While Trump’s tweets may be hurting him among minorities, the economy is no doubt helping. As the president is fond of pointing out, unemployment rates among African Americans, Hispanics and Asians are all at historic lows (though it should be noted that data on Asian unemployment rates dates to only 2000).

Just as important, the unemployment gaps between both blacks and whites as well as Hispanics and whites have reached all-time lows. It’s not just that the job market has been good: For minorities, it has been historically good.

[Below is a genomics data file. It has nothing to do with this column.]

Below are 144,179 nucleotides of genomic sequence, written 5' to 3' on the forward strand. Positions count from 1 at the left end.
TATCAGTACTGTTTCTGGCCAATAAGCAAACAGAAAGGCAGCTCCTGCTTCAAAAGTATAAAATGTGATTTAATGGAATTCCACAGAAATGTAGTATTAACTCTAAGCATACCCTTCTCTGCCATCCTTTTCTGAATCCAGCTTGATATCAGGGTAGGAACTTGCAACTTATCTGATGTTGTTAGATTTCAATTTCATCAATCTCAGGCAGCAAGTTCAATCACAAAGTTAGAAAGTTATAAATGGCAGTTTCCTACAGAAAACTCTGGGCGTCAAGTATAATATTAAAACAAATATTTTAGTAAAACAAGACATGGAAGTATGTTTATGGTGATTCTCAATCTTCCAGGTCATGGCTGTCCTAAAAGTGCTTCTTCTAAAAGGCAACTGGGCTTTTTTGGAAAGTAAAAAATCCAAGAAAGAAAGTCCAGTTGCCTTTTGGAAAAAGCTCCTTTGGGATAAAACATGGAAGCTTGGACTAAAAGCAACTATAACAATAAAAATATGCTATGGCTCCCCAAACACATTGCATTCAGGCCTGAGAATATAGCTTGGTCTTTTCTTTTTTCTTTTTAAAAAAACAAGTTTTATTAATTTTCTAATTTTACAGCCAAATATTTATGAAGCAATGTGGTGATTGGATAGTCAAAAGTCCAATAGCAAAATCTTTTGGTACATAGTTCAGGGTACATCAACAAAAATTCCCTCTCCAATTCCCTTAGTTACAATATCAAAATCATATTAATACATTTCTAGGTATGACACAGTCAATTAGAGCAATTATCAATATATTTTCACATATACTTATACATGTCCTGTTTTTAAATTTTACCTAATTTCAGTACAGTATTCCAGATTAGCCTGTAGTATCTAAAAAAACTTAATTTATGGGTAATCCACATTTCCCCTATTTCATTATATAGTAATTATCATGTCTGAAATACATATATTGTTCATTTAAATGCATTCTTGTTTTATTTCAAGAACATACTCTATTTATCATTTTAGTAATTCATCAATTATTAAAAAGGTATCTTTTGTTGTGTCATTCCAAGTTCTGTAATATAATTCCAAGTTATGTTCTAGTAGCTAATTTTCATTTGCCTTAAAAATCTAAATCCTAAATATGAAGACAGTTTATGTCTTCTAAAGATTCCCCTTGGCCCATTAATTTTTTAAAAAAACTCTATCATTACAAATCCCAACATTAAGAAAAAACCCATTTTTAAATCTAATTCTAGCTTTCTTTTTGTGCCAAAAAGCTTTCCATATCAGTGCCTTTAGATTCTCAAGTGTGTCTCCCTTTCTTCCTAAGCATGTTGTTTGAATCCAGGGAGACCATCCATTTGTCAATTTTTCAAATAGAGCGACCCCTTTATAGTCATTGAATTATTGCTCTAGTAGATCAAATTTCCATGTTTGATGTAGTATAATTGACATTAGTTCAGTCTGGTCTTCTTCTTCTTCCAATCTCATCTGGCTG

This pattern is not uncommon during economic expansions. The longer a tight labor market persists, the more willing employers become to consider applicants they once would have passed over. Social networks between employers and marginalized communities strengthen, and companies get better at attracting and retaining minority workers.

As opportunities for racial minorities grow, wages rise faster as well. Over the past 12 months, wage gains for nonwhites have been not only substantially higher than those of whites, but also higher than economists’ estimates of inflation plus productivity. That implies that minority workers are getting a greater share of GDP.